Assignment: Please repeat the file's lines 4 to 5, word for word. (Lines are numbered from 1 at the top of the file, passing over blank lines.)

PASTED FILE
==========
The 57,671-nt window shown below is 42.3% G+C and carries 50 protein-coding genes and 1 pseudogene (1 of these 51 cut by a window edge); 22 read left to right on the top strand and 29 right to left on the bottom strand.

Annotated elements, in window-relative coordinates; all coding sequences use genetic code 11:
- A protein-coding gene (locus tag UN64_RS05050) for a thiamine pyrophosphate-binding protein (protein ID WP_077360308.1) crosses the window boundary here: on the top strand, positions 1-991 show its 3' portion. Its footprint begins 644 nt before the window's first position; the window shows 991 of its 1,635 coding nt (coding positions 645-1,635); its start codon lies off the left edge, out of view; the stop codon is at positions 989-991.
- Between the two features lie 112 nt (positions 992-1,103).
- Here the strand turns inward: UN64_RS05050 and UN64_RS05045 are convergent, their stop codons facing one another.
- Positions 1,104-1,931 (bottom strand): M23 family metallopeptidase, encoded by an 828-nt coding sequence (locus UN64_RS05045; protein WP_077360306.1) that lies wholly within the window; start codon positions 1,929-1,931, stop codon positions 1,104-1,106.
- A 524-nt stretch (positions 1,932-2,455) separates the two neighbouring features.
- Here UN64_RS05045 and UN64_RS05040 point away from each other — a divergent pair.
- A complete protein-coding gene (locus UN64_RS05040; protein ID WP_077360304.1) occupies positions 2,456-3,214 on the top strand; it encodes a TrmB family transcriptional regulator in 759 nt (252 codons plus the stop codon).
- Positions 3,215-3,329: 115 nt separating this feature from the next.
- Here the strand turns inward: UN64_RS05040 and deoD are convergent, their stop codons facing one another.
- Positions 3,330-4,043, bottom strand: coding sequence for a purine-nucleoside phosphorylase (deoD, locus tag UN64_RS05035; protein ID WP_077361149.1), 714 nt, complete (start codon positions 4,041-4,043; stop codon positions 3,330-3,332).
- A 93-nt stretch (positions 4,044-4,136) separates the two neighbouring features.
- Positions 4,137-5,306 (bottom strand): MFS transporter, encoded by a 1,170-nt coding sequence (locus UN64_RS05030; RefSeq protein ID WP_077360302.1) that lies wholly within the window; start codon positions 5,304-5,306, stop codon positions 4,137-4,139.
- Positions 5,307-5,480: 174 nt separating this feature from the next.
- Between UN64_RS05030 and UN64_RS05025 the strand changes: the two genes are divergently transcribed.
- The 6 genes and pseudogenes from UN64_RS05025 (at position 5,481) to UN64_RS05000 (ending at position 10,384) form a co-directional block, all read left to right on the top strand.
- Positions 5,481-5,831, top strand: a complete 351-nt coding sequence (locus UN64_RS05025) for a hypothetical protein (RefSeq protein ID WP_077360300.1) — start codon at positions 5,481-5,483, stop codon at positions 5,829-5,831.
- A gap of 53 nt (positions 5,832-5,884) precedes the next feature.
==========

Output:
- Between the two features lie 112 nt (positions 992-1,103).
- Here the strand turns inward: UN64_RS05050 and UN64_RS05045 are convergent, their stop codons facing one another.